On first boot let the Software Updater install all updates and reboot if asked to. It isn’t required, but saves time later and sometimes trying to update everything at the same time as installing ROS causes issues.
After your first set of updates and reboots:
Once Ubuntu starts click on the “Show Applications” button in the bottom left and type “terminal” and run Terminal:
Right click on the icon on the left and select “Add to Favorites” to keep it there for easy use in the future.
You can also drag it up higher on the dock after you lock it,
and you can right click it and run a “New Terminal” when you need another one.
Install the SSH server:
sudo apt install openssh-server
Now you can use ssh from Linux or PuTTY where you can cut/paste.
If you are not familiar with how to use SSH to connect to Linux machines, search the Internet for “ssh putty tutorial”. I thought this one looked pretty good: SSH Tutorial for Windows
Enable Remote Control of GUI Desktop:
The entire idea of a robot is to be remote, so it will help a lot to be able to control it from your desktop.
VNC works well. If your normal computer is running Windows use TightVNC.
If you are on Ubuntu you can use Remmina. Click on the “Search Desktop” button, type “remmina”.
Install VINO for remote desktop on the robot:
sudo apt install vino
VNC Setup on Ubuntu:
From “Show Applications” type “settings” to search for it.
Find and click on “Settings”
Find and click on “Sharing” on the left.
If the switch in the upper right is OFF turn it ON.
Select “Screen Sharing”.
(IF “Screen Sharing” doesn’t exist on the screen, open a terminal window and run “sudo apt install vino” and then try again)
Turn it on and set a password.
The official instructions are here: https://help.ubuntu.com/stable/ubuntu-help/sharing-desktop.html.en
Customize Ubuntu Desktop:
These are all a matter of personal preference, but I find this to be the best way to set things up for myself.
CHECK: Dim screen to save power
Turn screen off when inactive for: 5 minutes (or set as you like)
Automatic suspend: Off (or set as you like)
Suspend when inactive for: Don’t Suspend Don’t suspend
When power is critically low: Power off
When the lid is closed: Do Nothing Do nothing
Screen Lock: Off
UNCHECK: Require my password when waking from suspend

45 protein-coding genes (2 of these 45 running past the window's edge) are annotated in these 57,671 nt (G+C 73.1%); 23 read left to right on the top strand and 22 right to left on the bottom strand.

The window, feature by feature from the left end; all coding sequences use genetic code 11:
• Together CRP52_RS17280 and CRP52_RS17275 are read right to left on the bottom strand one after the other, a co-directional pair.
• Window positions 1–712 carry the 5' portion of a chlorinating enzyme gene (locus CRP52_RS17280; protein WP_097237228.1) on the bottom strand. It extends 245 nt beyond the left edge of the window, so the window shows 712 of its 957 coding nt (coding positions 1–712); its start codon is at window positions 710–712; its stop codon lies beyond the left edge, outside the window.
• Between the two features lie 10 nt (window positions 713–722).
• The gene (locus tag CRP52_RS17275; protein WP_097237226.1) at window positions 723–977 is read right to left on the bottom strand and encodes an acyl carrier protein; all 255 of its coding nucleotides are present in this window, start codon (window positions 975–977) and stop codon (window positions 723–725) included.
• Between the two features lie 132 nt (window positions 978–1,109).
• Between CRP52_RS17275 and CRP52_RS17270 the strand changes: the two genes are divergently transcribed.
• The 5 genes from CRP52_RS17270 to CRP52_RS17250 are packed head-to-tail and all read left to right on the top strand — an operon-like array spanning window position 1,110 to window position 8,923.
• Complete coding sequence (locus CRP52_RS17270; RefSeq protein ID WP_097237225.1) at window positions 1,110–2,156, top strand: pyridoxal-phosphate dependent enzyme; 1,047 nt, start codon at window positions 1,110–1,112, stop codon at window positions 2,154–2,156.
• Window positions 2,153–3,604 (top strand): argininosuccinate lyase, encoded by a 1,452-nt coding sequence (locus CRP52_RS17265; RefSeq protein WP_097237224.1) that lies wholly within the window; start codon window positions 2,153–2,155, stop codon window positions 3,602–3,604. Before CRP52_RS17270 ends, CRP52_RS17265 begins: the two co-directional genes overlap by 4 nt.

Change “Background” and “Lock Screen” to “Colors”
Pick the solid black color
Byobu: (I use tmux myself, but if you are new to Linux, this is a good option)
When you run ROS nodes on the laptop via SSH they will be in your session. If your session disconnects it will stop ROS.
To allow your session to continue in the case of an accidental or even purposeful disconnect you can use a program called tmux (or screen) that lets you leave running “sessions” open. byobu is a front end to tmux that makes it pretty and easier to use.
sudo apt install byobu
byobu-enable This will cause byobu to automaticlaly start when you connect via SSH.
Log off and back on,
The first time you press ctrl-a it will ask if you want this to go to work with Emacs or Screen, pick Screen.
F1, Toggle Status, add/remove what you want. I like to add the battery level.
Disable lid close detection:
If you want to run your laptop on the robot with the lid closed, you may need to do this, because when you reboot or try to shut down while the lid is closed and the laptop is on battery power, as soon as XWindows shuts down the computer goes to sleep before it even shuts down!
This leaves the laptop in a limbo where it sleeps until the battery dies with no hope of connecting to it until you open the lid and let it finish shutting down!
I found two solutions. I am using the first option, which works for me, but if Option 1 doesn’t work try Option 2.
Option 1. Set “IgnoreLid=true” in /etc/UPower/UPower.conf
sudo vi /etc/UPower/UPower.conf
Option 2. Set LidSwitchIgnoreInhibited=no and HandleLidSwitch=ignore in /etc/systemd/logind.conf:
sudo vi /etc/systemd/logind.conf
Reboot to make these changes take affect.
Next you will want to do the ROS Melodic Setup